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Sunday, 3 April 2005


The Mercury News reports that a Philadelphia judge has ruled that a duck’s quack cannot be protected by trade mark law. The judgment arose out of a dispute between two companies that run “duck tours”, amphibious tours which travel both by road and on rivers. Ride the Ducks, which began operating a year before rival Super Ducks, introduced the “Wacky Quacker”, a whistle which produces a duck sound and encouraged its customers to use the whistle and shout “quack! quack!” to passing pedestrians. Ride the Ducks obtained trade mark protection for “a quacking noise made by tour guides and tour participants by use of duck call devices". However, Super Ducks began using the “Kwacky Kwacker”, an identical whistle which produced a duck noise. District Judge Legrome D. Davis ruled that the duck noise is too familiar to be either inherently distinctive or to have acquired distinctiveness.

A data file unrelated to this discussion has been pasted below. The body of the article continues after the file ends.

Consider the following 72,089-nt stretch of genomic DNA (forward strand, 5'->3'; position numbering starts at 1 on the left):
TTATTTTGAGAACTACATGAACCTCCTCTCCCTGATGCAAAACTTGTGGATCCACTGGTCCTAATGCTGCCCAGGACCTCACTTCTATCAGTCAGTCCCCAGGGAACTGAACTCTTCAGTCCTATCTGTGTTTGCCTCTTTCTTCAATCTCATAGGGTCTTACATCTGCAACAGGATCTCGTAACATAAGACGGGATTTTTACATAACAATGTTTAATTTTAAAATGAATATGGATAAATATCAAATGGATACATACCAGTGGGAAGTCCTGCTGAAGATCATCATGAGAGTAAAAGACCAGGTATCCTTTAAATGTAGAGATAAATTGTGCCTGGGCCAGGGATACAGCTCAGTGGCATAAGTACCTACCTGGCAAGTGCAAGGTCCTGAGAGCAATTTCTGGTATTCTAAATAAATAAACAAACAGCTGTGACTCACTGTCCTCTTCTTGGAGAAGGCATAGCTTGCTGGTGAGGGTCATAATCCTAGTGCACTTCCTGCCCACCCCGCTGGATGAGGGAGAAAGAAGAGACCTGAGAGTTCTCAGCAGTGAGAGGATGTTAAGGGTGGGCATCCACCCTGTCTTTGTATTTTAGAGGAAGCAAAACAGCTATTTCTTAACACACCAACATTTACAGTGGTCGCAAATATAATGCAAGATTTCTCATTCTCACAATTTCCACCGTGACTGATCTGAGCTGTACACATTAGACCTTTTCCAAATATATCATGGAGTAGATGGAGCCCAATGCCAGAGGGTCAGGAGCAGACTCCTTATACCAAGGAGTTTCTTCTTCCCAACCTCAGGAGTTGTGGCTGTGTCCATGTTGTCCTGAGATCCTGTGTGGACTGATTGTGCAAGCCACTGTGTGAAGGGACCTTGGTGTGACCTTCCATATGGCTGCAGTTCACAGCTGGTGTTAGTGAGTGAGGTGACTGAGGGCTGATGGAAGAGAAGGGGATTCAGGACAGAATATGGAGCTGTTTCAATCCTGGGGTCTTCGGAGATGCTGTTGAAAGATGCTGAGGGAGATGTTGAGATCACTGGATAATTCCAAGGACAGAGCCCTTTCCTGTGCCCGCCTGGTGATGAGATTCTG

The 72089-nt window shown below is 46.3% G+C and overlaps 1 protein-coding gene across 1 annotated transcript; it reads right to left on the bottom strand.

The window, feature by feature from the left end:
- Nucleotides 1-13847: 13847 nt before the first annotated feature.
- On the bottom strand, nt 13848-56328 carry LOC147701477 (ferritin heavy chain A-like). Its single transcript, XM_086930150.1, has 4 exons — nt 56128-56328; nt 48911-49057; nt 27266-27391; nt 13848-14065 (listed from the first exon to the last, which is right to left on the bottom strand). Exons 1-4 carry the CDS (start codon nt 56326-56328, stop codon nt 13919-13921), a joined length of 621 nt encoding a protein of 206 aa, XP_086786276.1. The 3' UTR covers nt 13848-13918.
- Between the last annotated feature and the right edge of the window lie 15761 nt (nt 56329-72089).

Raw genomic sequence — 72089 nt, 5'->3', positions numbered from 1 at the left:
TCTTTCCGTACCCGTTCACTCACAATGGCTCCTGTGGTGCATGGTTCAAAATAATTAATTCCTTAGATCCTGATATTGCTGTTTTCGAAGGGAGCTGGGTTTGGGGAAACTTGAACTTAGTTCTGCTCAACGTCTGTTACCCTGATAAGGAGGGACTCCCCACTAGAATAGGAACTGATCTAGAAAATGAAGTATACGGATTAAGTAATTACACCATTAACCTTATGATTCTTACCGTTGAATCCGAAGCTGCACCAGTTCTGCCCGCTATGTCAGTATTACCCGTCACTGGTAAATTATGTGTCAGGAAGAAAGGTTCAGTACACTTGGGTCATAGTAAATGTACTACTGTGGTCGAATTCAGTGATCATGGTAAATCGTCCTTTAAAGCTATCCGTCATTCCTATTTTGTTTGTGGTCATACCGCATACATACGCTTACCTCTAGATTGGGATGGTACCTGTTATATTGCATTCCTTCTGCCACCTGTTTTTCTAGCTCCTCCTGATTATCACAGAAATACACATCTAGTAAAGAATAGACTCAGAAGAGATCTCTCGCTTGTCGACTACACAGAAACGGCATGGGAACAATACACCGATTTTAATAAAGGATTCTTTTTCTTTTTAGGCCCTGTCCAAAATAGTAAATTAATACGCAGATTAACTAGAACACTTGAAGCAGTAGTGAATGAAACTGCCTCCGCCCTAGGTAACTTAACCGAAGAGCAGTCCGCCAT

Not a trade mark in Philadelphia

The IPKat says that, following the ECJ’s decision in Shieldmark v Kist, not only would a quack be likely to lack distinctiveness, but also it would be impossible to graphically represent.

The IPKat however is not amused…

More ducks here, here, here, here and here

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